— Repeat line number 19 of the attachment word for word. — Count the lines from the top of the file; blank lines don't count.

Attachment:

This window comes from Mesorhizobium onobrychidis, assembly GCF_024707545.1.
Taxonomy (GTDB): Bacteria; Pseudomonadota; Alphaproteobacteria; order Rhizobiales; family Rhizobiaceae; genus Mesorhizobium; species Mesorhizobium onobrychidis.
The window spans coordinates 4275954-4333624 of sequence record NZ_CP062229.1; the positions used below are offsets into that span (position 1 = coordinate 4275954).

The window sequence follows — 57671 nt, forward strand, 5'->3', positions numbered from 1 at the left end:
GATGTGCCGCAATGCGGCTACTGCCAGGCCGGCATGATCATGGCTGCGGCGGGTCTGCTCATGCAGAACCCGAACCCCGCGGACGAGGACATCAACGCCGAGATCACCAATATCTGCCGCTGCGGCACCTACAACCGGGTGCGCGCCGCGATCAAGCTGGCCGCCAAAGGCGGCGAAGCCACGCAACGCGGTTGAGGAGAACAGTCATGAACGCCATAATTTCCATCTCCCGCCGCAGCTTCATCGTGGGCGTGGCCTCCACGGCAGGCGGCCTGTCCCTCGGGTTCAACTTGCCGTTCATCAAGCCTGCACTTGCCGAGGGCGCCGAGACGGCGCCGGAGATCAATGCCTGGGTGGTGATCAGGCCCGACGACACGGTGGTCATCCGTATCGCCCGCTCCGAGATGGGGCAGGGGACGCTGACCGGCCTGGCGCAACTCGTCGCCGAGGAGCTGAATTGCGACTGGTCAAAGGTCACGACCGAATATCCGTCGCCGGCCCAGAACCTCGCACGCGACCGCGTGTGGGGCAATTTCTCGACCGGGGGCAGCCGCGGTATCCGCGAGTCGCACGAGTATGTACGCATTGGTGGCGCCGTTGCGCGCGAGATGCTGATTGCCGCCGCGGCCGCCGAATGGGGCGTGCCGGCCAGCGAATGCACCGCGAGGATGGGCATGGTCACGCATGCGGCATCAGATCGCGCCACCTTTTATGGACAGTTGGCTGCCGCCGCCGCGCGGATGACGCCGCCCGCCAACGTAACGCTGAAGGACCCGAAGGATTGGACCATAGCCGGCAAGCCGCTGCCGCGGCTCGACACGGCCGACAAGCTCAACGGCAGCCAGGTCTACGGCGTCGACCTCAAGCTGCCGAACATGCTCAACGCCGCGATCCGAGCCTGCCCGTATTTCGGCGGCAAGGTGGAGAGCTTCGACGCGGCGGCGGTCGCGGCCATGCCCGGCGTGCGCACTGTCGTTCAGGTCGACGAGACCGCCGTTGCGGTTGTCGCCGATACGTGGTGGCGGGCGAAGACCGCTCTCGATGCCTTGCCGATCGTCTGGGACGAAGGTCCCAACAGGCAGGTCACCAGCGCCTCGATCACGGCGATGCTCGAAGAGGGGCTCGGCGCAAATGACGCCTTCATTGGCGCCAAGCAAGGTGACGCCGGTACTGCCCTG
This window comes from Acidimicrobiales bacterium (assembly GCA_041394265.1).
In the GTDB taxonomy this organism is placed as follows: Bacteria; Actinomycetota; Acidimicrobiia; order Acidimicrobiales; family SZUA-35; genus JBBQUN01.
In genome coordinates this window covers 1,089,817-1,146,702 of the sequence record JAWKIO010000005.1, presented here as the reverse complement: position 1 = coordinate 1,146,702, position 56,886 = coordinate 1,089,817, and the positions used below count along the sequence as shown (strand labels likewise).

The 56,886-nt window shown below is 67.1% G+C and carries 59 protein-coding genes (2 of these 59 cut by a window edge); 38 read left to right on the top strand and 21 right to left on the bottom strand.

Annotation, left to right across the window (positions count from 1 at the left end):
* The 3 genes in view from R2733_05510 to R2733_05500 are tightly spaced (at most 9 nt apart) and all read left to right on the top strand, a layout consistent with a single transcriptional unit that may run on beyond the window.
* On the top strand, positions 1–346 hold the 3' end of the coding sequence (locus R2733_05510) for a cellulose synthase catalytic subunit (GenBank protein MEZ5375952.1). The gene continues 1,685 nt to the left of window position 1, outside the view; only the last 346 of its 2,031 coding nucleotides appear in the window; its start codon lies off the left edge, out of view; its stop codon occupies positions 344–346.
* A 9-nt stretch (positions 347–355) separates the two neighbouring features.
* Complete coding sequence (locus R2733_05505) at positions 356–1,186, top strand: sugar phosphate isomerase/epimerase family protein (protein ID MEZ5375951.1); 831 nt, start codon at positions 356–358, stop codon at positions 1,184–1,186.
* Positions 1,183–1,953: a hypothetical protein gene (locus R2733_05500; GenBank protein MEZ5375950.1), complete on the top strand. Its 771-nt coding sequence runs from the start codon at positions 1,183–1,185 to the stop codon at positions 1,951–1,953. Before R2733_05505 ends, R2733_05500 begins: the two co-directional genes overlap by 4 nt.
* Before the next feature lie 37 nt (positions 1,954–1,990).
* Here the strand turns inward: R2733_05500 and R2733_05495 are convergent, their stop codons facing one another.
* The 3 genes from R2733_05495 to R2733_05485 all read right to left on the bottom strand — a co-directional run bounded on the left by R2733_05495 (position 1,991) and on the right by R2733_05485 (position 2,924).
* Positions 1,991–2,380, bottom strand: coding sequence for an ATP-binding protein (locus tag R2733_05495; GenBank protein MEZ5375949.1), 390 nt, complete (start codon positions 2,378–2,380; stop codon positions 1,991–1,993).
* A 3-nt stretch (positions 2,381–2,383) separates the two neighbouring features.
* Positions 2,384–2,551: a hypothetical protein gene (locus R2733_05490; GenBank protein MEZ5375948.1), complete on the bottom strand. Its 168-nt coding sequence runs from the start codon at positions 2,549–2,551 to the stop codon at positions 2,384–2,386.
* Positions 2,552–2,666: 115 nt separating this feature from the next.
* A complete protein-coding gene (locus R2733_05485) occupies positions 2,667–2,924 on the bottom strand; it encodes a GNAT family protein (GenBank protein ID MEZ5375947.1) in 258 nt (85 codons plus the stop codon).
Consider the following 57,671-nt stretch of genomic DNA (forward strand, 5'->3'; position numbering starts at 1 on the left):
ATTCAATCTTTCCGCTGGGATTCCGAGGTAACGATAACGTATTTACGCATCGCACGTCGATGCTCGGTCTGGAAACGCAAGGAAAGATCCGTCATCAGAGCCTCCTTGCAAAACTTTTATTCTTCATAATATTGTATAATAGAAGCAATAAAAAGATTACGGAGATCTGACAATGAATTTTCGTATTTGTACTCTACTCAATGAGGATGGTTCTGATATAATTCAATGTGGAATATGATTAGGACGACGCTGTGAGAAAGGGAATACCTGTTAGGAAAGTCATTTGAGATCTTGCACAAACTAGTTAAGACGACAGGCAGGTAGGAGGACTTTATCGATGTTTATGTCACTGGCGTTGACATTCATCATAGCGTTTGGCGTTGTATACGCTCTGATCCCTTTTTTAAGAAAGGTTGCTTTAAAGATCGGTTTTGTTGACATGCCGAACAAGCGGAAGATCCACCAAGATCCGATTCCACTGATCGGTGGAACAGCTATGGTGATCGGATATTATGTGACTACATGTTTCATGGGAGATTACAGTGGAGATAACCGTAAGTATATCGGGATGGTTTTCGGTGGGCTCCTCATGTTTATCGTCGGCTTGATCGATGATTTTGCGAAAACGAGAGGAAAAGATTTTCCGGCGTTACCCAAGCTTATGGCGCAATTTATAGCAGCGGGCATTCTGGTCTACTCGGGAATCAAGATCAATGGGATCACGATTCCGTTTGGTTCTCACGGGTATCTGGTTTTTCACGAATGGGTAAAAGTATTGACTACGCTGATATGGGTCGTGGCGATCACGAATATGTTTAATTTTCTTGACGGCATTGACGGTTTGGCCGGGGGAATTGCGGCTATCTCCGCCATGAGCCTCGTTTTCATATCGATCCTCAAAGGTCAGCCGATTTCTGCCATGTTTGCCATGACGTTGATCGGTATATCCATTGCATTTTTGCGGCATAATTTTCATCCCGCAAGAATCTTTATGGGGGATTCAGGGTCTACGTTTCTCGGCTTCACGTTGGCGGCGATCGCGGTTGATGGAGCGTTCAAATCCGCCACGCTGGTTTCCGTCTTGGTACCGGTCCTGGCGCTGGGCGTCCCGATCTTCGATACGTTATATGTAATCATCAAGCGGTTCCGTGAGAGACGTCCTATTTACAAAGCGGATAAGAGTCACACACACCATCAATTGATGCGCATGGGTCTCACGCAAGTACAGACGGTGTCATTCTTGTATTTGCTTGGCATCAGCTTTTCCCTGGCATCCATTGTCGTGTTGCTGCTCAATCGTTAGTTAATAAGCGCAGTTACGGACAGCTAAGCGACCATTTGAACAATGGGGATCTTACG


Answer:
* Positions 1,991–2,380, bottom strand: coding sequence for an ATP-binding protein (locus tag R2733_05495; GenBank protein MEZ5375949.1), 390 nt, complete (start codon positions 2,378–2,380; stop codon positions 1,991–1,993).